Dancing About Architecture
American Idol picks Austinite Dana Clark to hopefully win the hearts of America in the next round of finals.
A Little Healthy Competition
Perhaps Redd Volkaert said it best at a recent Continental Club show when a patron's dog bounded up to the front of the dance floor and proudly took a dump, dead center in front of the stage. "Everybody's a critic," shrugged Volkaert. Certainly there's no shortage of people looking to be criticized in town, as the turnout for this week's Austin Idol stop was nothing short of phenomenal. In fact, team Idol had to add 600 audition slots in order to accommodate the number of hopefuls looking to be judged by the panel that selected Dallas-area Kelly Clarkson as their first idol last year. As a result, the total number of hopefuls ran in excess of 2,000, far exceeding those in any of the other half-dozen tryout cities. By Monday, that number was whittled down to around a dozen considered worthy of moving on to Los Angeles and the televised portion of Idol.
Sunday's press conference at the Hyatt heard the oft-repeated message that the show was meant to be fun, with one of the three judges, Simon Cowell, adding, "Someone's also got a chance to be very, very rich!" Mr. Mince No Words, Cowell further assured that the performances they'd seen in Austin were of "better quality" than in previous cities, specifically among the male contestants. Not to be too complimentary, he added that a good performance alone won't determine the winner. "Is it going to be an image or a voice?" he asked rhetorically. As far as the enormous crowds drawn to the Texas tryouts, judge Randy Jackson quipped, "It's a big state!" Perhaps they were tired after interviewing a horde of would-be stars, and perhaps they were just sick of being asked the same questions over and over, but the Idol judges seemed to be reading their answers off cue cards. Replies were carefully balanced between in-character banter and smiley-faced reassurance, especially by Cowell and diminutive "nice" judge Paula Abdul.
Finally, during a lull in the proceedings, I cornered host Ryan Seacrest and asked if he had noticed anything different about the people at the Austin stop, or were they really all the same? "Oh, yeah. I was expecting a lot more rock-oriented auditions, what with all the bands here," he admitted. "With the reputation this town has, I was surprised that people trying out did mostly pop." The irony is, of course, that most of the local live music community passed on Idol, leaving the path free for those hoping for the straight line to fame. Typical among the winning entrants was Dana Clark (see the Screens section for more on her), the 23-year-old local who won a guaranteed audition spot via a series of radio/TV sponsored contests, which Chronicle TV reporter Belinda Acosta and I helped judge. From there, she continued to impress the judges enough to make it to the finals. Clark was the ideal picture of "local gal does good," bringing a coterie of family and friends to the Hyatt and then heading straight off to Sunday church services after her winning performance.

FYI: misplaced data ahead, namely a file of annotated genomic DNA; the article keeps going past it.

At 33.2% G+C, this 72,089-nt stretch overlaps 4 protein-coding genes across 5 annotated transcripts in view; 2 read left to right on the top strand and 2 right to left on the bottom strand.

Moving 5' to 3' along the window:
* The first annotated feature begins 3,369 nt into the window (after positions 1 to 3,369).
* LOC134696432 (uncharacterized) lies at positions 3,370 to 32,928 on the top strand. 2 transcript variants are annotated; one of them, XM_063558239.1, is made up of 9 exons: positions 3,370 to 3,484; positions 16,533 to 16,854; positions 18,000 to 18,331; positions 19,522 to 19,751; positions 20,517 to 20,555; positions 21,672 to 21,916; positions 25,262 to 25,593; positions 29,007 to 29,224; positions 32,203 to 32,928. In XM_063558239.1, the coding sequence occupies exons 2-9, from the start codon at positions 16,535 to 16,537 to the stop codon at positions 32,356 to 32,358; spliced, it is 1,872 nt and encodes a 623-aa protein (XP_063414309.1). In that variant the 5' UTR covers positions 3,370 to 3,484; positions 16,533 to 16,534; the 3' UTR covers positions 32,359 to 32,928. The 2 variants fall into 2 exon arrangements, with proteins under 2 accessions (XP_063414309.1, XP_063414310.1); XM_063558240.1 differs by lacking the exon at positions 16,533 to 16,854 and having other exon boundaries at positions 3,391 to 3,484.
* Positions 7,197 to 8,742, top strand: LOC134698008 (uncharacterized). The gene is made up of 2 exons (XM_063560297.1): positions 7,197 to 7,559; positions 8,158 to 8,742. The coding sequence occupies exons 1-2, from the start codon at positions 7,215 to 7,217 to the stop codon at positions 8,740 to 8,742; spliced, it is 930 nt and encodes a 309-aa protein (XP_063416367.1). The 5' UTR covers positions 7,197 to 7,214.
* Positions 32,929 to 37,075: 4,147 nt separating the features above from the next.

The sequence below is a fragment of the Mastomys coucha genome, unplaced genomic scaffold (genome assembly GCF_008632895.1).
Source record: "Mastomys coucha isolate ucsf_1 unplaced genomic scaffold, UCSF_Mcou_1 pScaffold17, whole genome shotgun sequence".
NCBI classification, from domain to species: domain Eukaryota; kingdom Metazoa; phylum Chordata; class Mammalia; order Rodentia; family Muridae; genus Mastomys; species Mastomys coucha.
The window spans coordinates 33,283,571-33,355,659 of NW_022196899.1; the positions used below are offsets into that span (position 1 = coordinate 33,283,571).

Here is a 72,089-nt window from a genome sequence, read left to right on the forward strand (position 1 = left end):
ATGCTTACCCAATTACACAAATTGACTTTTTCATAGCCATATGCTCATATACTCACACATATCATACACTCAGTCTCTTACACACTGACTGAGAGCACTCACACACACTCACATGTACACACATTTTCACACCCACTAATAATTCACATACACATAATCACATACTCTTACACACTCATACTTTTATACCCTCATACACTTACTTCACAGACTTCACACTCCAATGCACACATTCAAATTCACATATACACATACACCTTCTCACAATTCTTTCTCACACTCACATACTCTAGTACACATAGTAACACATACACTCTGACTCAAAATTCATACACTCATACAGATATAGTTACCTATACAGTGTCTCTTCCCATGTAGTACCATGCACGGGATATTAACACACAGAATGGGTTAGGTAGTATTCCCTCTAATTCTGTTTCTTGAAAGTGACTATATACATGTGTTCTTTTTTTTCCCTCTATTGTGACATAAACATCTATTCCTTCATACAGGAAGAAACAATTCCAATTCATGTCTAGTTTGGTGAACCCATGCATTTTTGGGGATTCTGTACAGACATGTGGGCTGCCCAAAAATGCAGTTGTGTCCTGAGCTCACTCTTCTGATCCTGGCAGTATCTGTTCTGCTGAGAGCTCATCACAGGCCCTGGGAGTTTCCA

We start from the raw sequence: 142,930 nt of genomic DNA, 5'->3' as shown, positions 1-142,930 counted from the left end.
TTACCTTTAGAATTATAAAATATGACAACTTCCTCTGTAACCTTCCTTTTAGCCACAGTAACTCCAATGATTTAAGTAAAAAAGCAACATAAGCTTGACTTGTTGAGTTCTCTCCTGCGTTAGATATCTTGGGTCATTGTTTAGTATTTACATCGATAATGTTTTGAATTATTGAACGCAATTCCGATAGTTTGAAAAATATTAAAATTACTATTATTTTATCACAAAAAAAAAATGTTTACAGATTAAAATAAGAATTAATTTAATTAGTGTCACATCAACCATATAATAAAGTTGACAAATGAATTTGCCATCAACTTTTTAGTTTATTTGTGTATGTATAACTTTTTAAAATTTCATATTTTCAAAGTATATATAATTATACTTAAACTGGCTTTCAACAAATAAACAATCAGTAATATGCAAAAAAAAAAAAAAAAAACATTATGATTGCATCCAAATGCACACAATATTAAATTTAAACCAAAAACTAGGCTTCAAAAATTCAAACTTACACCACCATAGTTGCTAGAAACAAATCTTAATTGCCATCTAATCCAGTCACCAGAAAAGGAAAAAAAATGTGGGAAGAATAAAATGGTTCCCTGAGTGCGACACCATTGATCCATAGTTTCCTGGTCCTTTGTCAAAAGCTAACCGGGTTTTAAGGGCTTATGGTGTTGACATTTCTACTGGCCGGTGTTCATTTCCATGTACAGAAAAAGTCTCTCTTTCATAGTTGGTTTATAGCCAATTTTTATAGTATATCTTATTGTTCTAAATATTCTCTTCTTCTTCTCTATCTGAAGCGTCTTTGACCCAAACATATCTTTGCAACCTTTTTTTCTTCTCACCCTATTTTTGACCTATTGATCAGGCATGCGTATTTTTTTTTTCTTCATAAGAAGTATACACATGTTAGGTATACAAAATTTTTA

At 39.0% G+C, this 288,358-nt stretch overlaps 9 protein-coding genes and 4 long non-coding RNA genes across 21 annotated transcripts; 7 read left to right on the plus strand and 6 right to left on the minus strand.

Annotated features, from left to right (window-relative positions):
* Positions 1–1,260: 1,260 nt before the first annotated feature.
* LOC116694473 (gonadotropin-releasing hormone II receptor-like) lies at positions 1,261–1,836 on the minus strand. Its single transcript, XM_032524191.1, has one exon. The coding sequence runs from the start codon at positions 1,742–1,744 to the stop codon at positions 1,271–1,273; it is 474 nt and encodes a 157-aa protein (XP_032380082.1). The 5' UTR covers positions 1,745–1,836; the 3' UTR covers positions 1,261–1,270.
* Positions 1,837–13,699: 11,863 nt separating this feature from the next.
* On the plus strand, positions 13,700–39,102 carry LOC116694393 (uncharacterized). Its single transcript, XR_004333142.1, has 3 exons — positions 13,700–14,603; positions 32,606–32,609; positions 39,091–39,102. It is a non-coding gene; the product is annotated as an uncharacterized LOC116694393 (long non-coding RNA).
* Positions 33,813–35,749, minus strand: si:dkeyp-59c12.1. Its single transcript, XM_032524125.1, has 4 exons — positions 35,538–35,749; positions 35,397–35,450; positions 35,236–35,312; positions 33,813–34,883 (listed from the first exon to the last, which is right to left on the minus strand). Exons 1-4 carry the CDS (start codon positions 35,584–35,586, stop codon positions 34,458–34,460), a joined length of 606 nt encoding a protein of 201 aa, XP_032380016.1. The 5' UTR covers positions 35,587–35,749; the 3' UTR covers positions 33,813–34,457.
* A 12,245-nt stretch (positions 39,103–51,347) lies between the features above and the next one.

Certainly there are tales of somewhat eccentric types populating the audition lines, and one (unsuccessful) contestant was seen leaving the elevator wearing a "Keep Austin Weird" T-shirt. The press jumped on the story about a man who made his audition despite the fact that his wife was due to give birth in two hours; the Dallas Morning News, meanwhile, profiled a Fort Worth woman who postponed her honeymoon in order to get from her wedding to her Idol audition. At the Hyatt, reporters passed around the story of a man who supposedly walked from Kyle to the audition (!) and was less than happy when he didn't make the cut. One young man was said to have received a thumbs-up from the judges just for being the only person with enough nerve to actually pick "Free Bird" as his performance. Aging punk and troublemaker Jimmy Bradshaw says he tried sneaking by the age requirement (24 or younger) and repeatedly attempted to net an audition, but was rebuffed. "At one point, I believe the police were called," he says. (No one I spoke to on the show's staff recalled any such incident.) Still, when asked whether there was anyone who lived up to the first season's notable crackpot Tamika, the judges replied that there was one person who tried a little too hard to be Tamika. It would appear that even when it comes to being awful, originality counts!